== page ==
Unidentified gunmen arrested several Sudanese leaders early Monday morning at their homes, according to a government source.
Sudanese military and paramilitary forces have deployed in the capital, Khartoum, restricting the movement of civilians, and the international airport has been closed with flights suspended, according to Dubai-based Al-Arabiya TV station.
According to a statement posted on Facebook by the Ministry of Information.
“Military forces” are behind these arrests.
"The civilian members of the Sovereignty Council" which oversees the transition "and most of the ministers (...) were taken to an unknown destination", adds the text.
There, confusion reigns.
Demonstrators gathered in the streets to protest the arrests, setting fire to tires, in various neighborhoods.
The Association of Sudanese Professionals (SPA) called on its supporters to mobilize in the streets and through the strike "against the putschists".
⚠️ Update: Internet connectivity in #Sudan is now severely disrupted with further cuts observed from 4:30 am UTC, manifesting in a telecommunications blackout for many, amid reports of an military coup and the detention of senior officials government.
📰https: //t.co/uVVZKchH5S pic.twitter.com/NuTk3j3xEr
- NetBlocks (@netblocks) October 25, 2021
According to Saudi television Al-Hadath, also operating from Dubai, Prime Minister Abdallah Hamdok has been placed under house arrest and several members of the country's civilian leadership are detained.
The Minister of Industry Ibrahim al-Sheikh, the Minister of Information Hamza Baloul, the media advisor to the Prime Minister, Faisal Mohammed Saleh, the spokesperson for the Sovereign Council in power in Sudan, Mohammed al-Fiky Suliman, and the governor of the capital Khartoum, Ayman Khalid.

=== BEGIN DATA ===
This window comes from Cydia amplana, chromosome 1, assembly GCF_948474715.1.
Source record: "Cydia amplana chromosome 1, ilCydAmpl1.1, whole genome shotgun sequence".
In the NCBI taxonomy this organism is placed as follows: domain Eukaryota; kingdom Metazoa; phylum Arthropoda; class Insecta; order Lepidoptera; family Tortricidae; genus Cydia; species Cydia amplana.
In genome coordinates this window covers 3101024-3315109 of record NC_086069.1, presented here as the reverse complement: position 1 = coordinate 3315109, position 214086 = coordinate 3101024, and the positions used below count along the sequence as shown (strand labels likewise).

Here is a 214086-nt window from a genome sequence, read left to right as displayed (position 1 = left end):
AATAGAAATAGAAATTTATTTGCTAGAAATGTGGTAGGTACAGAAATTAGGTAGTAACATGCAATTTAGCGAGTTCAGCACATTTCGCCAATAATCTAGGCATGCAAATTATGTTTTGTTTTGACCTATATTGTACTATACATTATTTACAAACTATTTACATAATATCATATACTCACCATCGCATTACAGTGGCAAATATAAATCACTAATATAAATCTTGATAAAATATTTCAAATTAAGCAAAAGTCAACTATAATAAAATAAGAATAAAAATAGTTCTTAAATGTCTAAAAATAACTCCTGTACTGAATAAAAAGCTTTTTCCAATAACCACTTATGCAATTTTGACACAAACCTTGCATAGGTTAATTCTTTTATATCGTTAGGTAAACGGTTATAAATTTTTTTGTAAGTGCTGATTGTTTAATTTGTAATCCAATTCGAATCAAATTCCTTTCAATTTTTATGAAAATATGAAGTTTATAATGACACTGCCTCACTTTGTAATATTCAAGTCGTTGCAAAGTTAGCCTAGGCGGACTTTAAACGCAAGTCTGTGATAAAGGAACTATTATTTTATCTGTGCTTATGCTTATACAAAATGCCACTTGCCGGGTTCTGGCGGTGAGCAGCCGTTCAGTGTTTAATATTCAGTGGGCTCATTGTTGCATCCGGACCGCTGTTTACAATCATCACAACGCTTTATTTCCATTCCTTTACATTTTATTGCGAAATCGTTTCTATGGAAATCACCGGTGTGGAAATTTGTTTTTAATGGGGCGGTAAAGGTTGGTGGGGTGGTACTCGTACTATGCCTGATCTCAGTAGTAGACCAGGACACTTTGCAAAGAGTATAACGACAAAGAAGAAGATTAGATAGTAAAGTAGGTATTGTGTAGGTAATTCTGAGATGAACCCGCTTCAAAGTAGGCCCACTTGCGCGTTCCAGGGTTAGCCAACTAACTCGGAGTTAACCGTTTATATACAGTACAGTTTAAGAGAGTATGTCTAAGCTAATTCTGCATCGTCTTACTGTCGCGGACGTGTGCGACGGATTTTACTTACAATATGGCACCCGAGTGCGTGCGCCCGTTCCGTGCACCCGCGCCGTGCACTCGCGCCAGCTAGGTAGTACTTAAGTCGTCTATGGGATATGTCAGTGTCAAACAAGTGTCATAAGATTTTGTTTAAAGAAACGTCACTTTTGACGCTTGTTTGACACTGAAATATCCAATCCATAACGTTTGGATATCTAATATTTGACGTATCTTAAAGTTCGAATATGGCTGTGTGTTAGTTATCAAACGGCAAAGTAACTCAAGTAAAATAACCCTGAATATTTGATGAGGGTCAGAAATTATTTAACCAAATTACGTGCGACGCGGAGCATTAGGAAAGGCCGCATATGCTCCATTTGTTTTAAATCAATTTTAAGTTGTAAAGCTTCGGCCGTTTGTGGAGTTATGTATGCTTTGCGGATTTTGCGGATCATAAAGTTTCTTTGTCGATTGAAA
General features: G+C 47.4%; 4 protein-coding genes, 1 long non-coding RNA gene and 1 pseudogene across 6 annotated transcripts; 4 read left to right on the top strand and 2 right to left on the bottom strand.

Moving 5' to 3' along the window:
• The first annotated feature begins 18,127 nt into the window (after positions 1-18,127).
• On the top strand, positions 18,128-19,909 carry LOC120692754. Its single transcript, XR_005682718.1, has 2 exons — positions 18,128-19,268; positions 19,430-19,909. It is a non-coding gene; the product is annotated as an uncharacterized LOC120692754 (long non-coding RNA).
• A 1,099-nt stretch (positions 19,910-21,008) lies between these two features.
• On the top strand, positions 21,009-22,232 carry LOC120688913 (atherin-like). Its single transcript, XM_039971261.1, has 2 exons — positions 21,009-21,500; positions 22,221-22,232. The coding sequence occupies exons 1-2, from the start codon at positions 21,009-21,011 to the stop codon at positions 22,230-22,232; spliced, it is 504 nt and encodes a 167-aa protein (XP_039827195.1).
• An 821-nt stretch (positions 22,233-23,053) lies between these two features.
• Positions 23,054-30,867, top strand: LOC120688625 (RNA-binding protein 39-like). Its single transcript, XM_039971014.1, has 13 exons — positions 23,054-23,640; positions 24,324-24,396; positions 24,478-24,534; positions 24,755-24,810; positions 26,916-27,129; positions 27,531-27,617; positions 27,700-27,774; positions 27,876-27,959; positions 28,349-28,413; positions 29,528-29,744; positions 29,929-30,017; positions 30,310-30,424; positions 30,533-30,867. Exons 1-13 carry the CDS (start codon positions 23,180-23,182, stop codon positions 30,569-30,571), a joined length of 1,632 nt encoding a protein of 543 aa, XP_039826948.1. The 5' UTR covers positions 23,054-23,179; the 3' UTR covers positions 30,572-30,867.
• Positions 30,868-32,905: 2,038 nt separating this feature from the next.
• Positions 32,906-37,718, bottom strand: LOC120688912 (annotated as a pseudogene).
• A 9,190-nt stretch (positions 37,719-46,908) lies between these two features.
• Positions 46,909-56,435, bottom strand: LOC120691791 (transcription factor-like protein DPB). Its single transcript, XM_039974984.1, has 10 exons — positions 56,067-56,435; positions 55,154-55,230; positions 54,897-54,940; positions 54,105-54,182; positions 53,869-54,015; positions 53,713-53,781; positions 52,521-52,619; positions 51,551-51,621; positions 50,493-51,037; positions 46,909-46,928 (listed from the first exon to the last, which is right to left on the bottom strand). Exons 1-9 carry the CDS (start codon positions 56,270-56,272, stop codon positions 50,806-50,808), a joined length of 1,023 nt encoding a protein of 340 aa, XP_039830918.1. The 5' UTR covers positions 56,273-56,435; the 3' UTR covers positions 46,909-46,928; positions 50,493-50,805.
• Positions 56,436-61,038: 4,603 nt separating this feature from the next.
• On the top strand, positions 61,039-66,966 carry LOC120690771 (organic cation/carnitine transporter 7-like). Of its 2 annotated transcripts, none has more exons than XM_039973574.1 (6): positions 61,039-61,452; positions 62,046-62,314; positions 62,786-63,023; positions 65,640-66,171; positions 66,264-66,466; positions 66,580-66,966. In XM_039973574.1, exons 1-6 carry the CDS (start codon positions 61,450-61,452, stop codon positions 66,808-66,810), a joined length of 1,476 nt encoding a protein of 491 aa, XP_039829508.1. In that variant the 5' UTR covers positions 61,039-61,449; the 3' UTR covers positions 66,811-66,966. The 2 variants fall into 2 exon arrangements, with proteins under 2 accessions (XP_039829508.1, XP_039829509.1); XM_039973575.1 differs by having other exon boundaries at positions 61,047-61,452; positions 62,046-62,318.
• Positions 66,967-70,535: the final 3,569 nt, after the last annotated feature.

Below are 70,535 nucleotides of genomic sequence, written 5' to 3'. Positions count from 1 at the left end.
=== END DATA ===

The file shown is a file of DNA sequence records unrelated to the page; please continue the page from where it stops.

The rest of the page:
A "rampant coup" was feared
The events come just two days after a Sudanese faction calling for a transfer of power to civilian rule warned of a "rampant coup," at a press conference that crowds of people did not identified had sought to prevent.
Sudan has been going through a precarious transition marred by political divisions and power struggles since the ousting of President Omar al-Bashir in April 2019. Since August 2019, the country has been ruled by an administration made up of civilians and soldiers responsible for overseeing the transition to a fully civilian regime.
The main civilian bloc - the Forces for Freedom and Change (FFC) - which led the anti-Bashir protests in 2019, has split into two opposing factions.
Tensions between the two sides have existed for a long time, but divisions have escalated after the failed coup on September 21.
Last week, tens of thousands of Sudanese - including sitting ministers - marched through cities across the country in support of the full transfer of power to civilians, thus countering a rival multi-day sit-in outside the presidential palace in Khartoum, which demanded a return to "military rule".
On Saturday, Abdallah Hamdok denied rumors that said he had accepted a cabinet reshuffle.